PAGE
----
Most parents have heard that more than a few times, and it can be challenging the keep the kids entertained during a long break like summer.
But child development experts at the University of Oklahoma College of Medicine say summer is the time when your kids should be most active, taking advantage of warm weather to stay in shape and create memories.
“One way to get children active is to put them in summer programs that have planned activities, such as swimming or outdoor sports included in the schedule,” said Barbara Bonner, Ph.D., a professor and child psychologist with OU Physicians Child Study Center. “The very best thing is to do activities with your child. Have an early dinner and then go for a walk, ride bikes or shoot baskets.”
Here are some more tips to beat the summer boredom blues. Some are for solo play and some for a group or the family to share:
Who needs a swimming pool? Turn on the sprinklers and make your own water park. If you do have a pool, never let children swim unsupervised.
Scavenger hunts never go out of style. Give each child or team a list of common things to find or create.
Kids love to dress up. Let them take center stage and put on their own plays. They can write the lines, make tickets and design a set. Let your kids go through closets to find costumes. Use old sheets for capes or curtains.
Break out the board games. This is especially handy on rainy days, plus many games build math, money counting or memory skills. Even better, challenge them to create their own board games.
Arts and crafts are easy to improvise if you assemble a box of construction paper, safety scissors, nontoxic glue, markers and stickers. Sidewalk chalk also can lead to many hours of creative play.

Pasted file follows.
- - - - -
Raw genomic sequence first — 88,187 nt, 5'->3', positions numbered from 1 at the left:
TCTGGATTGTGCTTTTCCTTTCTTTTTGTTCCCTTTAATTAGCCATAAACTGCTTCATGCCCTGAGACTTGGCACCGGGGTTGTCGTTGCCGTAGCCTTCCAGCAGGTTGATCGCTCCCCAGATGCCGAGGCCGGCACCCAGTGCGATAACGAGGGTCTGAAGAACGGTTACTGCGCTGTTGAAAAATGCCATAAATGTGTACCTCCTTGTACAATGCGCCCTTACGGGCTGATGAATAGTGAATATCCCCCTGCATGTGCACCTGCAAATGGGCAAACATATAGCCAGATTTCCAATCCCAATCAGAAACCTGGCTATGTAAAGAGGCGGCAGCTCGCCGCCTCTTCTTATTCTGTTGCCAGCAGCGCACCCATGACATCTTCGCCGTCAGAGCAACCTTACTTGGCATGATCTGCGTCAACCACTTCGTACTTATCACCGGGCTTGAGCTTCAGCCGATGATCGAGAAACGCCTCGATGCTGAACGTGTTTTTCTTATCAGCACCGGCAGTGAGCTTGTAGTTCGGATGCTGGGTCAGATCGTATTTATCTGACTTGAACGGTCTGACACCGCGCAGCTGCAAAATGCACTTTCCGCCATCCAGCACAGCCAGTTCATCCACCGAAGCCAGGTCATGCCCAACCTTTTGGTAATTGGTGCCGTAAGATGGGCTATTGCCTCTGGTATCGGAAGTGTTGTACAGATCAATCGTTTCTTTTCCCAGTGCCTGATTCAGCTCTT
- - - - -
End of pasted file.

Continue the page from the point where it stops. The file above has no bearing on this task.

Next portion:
Volunteer. Encourage your child to help a neighbor with yard work or volunteer to walk their dog. Sometimes they are more likely help with chores at a house other than their own.
Older teens may find a summer job will keep them busy, and earn them spending money. Babysitting is a good option for some teens, while others might like working at a snow cone stand or water park.
Child Development experts at OU suggest writing short descriptions of these and other activities on small pieces of paper. Then put them in your own “boredom jar.” Then when your child cries boredom, have him or her draw an activity slip from the jar!
With a little planning – and some imagination – you can easily banish summer boredom blues.
Beverly Funderburk, Ph.D.
University of Oklahoma Health Sciences Center Center on Child Abuse and Neglect
Michael Siatkowski, M.D.
OU Children’s Physicians Dean McGee Eye Institute
Greg Dupuis, M.D.
OU Children’s Physicians The Children’s Hospital at OU Medical Center
Patti Landers, Ph.D.
University of Oklahoma Health Sciences Center OU College of Allied Health